It should be observed that while reflected in the Academy’s audited financials as a “receivable” and we have confirmed that this amount is a receivable or debt owed to the Academy, in the financial books and records prepared by Steve Ingersoll, this amount is reported as both a “prepaid expense” and as a “receivable”.
A “pre-paid expense” and a “receivable” are not equivalent designations for either tax or accounting purposes.
We address this point due to the fact that it may cause confusion; however, please keep in mind that regardless of the characterization of this $3.5 million for accounting purposes it has been confirmed that this sum represents funds withdrawn from the Academy’s general fund accounts by Steven Ingersoll/SSM in excess of any management fees and expenditures authorized by the Board and now represents a substantial debt owed to the Academy.
Note this: “a substantial debt owed to the Academy”. The letter reveals discussions with the Steven Ingersoll’s handpicked auditor, CPA Tony Henning of Midwest Professionals of Gaylord. Henning, who described himself to federal investigators as feeling like a “dumbass”, later claimed he was so beguiled and bedazzled by Steven Ingersoll that he was unconcerned Ingersoll was not consistently providing invoices and other documentation with his billings:
During a lengthy discussion with Mr. Henning a number of concerns were raised. By way of example and not limitation, Mr. Henning confirmed that Steven Ingersoll and/or SSM owed the Academy over $3.5 million as of June 30, 2012 and stated that he had advised Steven Ingersoll that this “receivable” must be repaid to the Academy.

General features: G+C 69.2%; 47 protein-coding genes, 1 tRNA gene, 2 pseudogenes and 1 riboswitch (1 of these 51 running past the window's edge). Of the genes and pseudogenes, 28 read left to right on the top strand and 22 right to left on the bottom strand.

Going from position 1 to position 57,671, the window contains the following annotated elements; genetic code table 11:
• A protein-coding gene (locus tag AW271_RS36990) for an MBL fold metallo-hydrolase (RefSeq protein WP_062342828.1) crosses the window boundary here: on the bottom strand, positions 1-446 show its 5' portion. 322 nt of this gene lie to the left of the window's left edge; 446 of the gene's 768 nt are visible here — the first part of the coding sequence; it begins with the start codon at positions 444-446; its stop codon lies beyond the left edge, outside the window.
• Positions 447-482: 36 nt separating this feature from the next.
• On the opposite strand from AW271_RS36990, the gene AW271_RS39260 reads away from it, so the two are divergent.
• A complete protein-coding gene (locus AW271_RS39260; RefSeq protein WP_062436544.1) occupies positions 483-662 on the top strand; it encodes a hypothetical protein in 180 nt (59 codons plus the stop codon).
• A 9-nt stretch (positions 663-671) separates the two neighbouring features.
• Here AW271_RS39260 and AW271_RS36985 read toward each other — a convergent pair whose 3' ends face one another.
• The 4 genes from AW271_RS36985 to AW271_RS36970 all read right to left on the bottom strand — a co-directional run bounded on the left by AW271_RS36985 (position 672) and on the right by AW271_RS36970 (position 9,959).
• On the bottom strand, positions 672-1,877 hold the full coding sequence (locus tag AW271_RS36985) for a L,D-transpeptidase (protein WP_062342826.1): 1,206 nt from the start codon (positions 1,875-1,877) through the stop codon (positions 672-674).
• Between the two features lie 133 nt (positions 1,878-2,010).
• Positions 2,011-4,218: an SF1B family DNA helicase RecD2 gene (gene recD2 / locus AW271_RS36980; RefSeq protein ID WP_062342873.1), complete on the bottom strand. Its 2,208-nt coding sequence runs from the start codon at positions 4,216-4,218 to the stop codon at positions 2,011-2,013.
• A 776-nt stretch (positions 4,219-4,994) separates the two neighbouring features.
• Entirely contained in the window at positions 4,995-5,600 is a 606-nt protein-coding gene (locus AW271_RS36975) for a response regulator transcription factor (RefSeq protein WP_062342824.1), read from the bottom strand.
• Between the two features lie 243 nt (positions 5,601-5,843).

Mr. Henning also stated that Steven Ingersoll had to be “reminded” over the last several audit periods to provide supporting documents. While Mr. Henning indicated that he thought this issue was corrected, it appears that Steven Ingersoll has not consistently provided invoices or other documentation which would support transfers from the Academy’s accounts.
In fact, Kaye Mentley has conveyed to us that, to date, she has been unable to locate any invoices for the current fiscal year. Mr. Henning also indicated that this “receivable” or “prepaid expense” has been in existence for a number of years and has a fluctuating balance. At the conclusion of this call we requested copies of Mr. Henning’s audit work papers for the prior three fiscal year, much of which he promptly provided to our office.
The letter continues, describing the preparation leading up to the May 20, 2013 meeting with Kaye Mentley, Mark Noss and Steven Ingersoll: